Collateral description reasonably identifies encumbered equipment
A collateral description does not require exacting precision. Rather, the collateral description is sufficient if it is objectively determinable.
1st Source Bank v. Minnie Moore Res., 2019 U.S. Dist. LEXIS 83285
Minnie Moore Resources, Inc. operates a mining venture in Idaho. Its president is Carl Johnston. In order to scale up Minnie Moore’s operations, Mr. Johnston began looking in August 2017 to purchase three pieces of heavy equipment: (1) a “Grizzly” (a materials separator), (2) an Extec rock crushing plant; and (3) an Extec screening plant (a different type of materials separator). Mr. Johnston found an online advertisement by Interval Equipment Solutions, Inc. for those pieces of equipment. After discussions with Interval Equipment Solutions, Mr. Johnston agreed to purchase those three pieces of equipment for a combined price of $350,000. Mr. Johnston then contacted 1st Source Bank to obtain financing for that purchase.
On September 21, 2017, Minnie Moore (by Mr. Johnston) executed a Promissory Note and a Loan and Security Agreement with 1st Source Bank. In the Promissory Note, Minnie Moore agreed to repay the $350,000 purchase price. The Note identified the three pieces of equipment and their purchase prices and directed 1st Source Bank to disburse the loaned funds directly to Interval Equipment Solutions. The Loan and Security Agreement pledged the equipment as collateral to secure the loan. It identified the collateral as follows:
Grizzly Screen s/n RT-17-0801
Extec C12+ Track Mounted Jaw Crushing Plant s/n 11899
Extec S-5 Track Mounted Screening Plant s/n 9520
1st Source Bank filed UCC Financing Statements to perfect its security interest in the collateral.
The loan went into default. 1st Source Bank sued Minnie Moore and its president, seeking a money judgment in the outstanding amount and seeking to foreclose on the collateral. The defendants do not deny that they are liable for the outstanding loans but contest 1st Source Bank’s ability to foreclose on the collateral, arguing that the equipment they actually received from the seller was defective and different from what they ordered.
Though the invoice represented that the rock crusher was a 2009 model, the equipment that was delivered was actually a 2008 model. And though the invoice represented the screening plant to be a 2008 model, it was actually a 2006 model. The rock crusher was also missing an identification plate. After Minnie Moore pointed that out, Interval Equipment Solutions sent a replacement plate, but it did not match the serial number on the invoice: the invoice identified the serial number as “11899,” while the replacement plate said “11889.” The screening plant did not have an identification plate, either, but its serial number was stamped onto the frame of the equipment.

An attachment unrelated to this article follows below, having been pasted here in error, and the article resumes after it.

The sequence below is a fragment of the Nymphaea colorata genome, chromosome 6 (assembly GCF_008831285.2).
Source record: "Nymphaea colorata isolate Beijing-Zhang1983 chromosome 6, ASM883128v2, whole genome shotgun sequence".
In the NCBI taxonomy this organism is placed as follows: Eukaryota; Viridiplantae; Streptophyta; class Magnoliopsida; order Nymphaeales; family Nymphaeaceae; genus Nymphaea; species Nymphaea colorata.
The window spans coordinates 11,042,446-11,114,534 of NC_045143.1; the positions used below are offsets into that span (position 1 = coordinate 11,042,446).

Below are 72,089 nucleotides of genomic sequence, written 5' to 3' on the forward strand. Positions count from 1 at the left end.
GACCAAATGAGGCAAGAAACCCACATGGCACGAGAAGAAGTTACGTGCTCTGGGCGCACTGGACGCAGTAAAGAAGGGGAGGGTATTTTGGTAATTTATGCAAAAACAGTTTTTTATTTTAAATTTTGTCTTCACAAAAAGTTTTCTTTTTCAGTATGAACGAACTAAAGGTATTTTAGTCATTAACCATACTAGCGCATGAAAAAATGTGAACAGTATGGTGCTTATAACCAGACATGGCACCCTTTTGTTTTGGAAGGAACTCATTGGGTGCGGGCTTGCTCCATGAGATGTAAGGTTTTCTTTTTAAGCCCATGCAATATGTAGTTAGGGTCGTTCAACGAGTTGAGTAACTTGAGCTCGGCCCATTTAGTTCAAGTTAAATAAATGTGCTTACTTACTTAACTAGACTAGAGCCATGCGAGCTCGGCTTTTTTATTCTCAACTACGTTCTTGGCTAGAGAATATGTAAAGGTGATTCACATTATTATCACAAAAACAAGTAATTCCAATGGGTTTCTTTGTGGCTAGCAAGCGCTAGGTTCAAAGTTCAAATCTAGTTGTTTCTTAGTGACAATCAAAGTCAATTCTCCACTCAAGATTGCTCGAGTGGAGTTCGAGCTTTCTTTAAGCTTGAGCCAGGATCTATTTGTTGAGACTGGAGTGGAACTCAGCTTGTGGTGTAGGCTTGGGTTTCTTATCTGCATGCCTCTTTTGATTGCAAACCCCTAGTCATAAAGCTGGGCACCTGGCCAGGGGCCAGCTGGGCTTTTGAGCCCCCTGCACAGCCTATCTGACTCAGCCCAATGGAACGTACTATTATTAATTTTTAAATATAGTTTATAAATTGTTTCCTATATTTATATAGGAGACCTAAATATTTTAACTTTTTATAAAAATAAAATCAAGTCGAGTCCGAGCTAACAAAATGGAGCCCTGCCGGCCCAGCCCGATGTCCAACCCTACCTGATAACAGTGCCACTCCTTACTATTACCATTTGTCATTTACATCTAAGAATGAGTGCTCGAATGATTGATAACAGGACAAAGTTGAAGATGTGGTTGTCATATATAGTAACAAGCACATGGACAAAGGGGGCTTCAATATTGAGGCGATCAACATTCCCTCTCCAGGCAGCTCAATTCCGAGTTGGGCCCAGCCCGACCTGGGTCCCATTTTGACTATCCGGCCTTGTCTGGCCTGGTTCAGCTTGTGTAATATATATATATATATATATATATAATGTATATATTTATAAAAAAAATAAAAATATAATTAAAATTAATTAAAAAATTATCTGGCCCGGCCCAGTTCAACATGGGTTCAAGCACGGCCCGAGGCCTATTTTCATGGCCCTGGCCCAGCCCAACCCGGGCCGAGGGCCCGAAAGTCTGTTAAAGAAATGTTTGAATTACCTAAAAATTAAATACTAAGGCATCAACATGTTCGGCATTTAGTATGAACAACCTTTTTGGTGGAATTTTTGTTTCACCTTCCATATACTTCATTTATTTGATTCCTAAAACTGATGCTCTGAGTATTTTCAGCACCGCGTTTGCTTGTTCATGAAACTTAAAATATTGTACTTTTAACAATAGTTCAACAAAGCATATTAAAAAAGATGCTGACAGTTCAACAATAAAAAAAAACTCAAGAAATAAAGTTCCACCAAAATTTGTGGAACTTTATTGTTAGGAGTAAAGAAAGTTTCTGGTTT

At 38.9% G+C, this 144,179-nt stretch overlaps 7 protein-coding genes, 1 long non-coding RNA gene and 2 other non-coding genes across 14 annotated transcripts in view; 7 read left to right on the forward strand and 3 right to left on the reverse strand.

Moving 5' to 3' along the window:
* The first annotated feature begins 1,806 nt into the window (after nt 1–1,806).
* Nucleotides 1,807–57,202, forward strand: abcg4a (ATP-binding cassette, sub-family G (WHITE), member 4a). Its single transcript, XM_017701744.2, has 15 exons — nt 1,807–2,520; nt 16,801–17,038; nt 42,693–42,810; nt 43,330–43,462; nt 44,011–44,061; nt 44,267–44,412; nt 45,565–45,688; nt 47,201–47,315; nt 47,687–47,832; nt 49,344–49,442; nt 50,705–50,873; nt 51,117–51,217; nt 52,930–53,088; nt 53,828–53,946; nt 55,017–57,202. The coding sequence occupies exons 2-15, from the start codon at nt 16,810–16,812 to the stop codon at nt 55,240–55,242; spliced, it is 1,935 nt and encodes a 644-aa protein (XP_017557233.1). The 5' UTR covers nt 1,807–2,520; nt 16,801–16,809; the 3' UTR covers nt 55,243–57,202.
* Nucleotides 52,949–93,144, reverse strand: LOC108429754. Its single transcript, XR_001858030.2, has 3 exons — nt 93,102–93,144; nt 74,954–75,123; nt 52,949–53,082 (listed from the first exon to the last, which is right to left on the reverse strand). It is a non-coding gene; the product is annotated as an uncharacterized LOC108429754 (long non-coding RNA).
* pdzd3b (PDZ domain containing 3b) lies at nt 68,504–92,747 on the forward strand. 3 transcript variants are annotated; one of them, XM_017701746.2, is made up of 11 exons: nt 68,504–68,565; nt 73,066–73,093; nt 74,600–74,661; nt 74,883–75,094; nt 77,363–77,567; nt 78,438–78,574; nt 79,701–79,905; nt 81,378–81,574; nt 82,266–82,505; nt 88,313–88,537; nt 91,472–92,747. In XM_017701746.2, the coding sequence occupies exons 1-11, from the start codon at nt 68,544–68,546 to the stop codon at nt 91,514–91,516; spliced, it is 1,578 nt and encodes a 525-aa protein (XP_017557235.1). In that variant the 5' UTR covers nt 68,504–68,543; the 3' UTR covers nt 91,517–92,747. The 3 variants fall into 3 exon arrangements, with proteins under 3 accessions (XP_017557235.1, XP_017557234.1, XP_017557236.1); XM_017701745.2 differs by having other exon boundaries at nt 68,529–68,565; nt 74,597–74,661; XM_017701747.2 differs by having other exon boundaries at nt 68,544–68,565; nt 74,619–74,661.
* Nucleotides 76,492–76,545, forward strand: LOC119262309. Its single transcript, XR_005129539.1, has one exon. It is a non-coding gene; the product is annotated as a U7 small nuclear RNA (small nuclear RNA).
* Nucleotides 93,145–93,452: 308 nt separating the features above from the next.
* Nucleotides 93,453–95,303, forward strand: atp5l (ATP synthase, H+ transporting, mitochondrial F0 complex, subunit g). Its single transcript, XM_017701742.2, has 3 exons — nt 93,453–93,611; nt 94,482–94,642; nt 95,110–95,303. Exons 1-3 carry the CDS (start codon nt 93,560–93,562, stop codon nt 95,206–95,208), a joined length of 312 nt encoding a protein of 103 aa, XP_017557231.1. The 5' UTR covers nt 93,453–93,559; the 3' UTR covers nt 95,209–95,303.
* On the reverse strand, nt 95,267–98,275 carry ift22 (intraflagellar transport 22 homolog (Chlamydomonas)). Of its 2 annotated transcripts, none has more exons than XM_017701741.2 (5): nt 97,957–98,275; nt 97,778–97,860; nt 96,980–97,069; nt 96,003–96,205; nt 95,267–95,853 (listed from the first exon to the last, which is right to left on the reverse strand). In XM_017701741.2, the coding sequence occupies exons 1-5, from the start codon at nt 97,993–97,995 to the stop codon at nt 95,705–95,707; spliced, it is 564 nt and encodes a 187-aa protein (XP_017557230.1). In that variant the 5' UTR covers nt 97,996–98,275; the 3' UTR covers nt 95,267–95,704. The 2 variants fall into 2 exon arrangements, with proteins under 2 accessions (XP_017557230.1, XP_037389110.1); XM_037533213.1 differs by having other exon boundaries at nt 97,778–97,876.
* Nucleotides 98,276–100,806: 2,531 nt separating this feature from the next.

The defendants first argue that the security agreement fails to identify the collateral because it does not specify the correct model years of the equipment. Second, they argue that there is a dispute over whether the equipment at issue is the same equipment identified in the security agreement, in light of the possible discrepancies as to the serial numbers.
The Court found that the defendants’ complaint that the equipment is defective and nonconforming is a dispute for them to take up with Interval Equipment Solutions, which sold the equipment. It does not affect 1st Source Bank’s rights in the collateral, so 1st Source Bank is entitled to exercise its rights in that collateral.
The Uniform Commercial Code governs the enforcement of security interests. A security interest will attach and be enforceable when three elements are present: (1) value has been given (2) the debtor has rights in the collateral; and (3) the debtor has authenticated a security agreement that provides a description of the collateral. Ind. Code § 26-1-9.1-203(b)
The Court found that There is no dispute as to the first two elements. As to the third element, the code clarifies what suffices as a description of the collateral: “a description of personal or real property is sufficient, whether or not it is specific if it reasonably identifies what is described.” Id. § 26-1-9.1-108(a). That can be done by providing a “specific listing” or a “category,” or by “any other method if the identity of the collateral is objectively determinable.” Id. § 26-1-9.1-108(b). Citing case law, the Court noted, this does not require exacting precision, nor does an error in the description necessarily invalidate a security interest. Fifth Third Bank v. Comark, Inc., 794 N.E.2d 433, 439 (Ind. Ct. App. 2003). “The purpose of the description of the security interest is to minimize the possibility of a future dispute as to the terms of a security agreement and as to what property stands as collateral for the obligation secured.” Id. (quoting Citizens Nat’l Bank of Evansville v. Wedel, 489 N.E.2d 1203, 1205 (Ind. Ct. App. 1986). A description suffices if it allows that purpose to be fulfilled. Id.; Ind. Code. § 26-1-9.1-108(a).
The Court found that the promissory note executed with the security agreement leaves no ambiguity about the three pieces of the equipment described.
The Court granted plaintiff’s motion for summary judgment.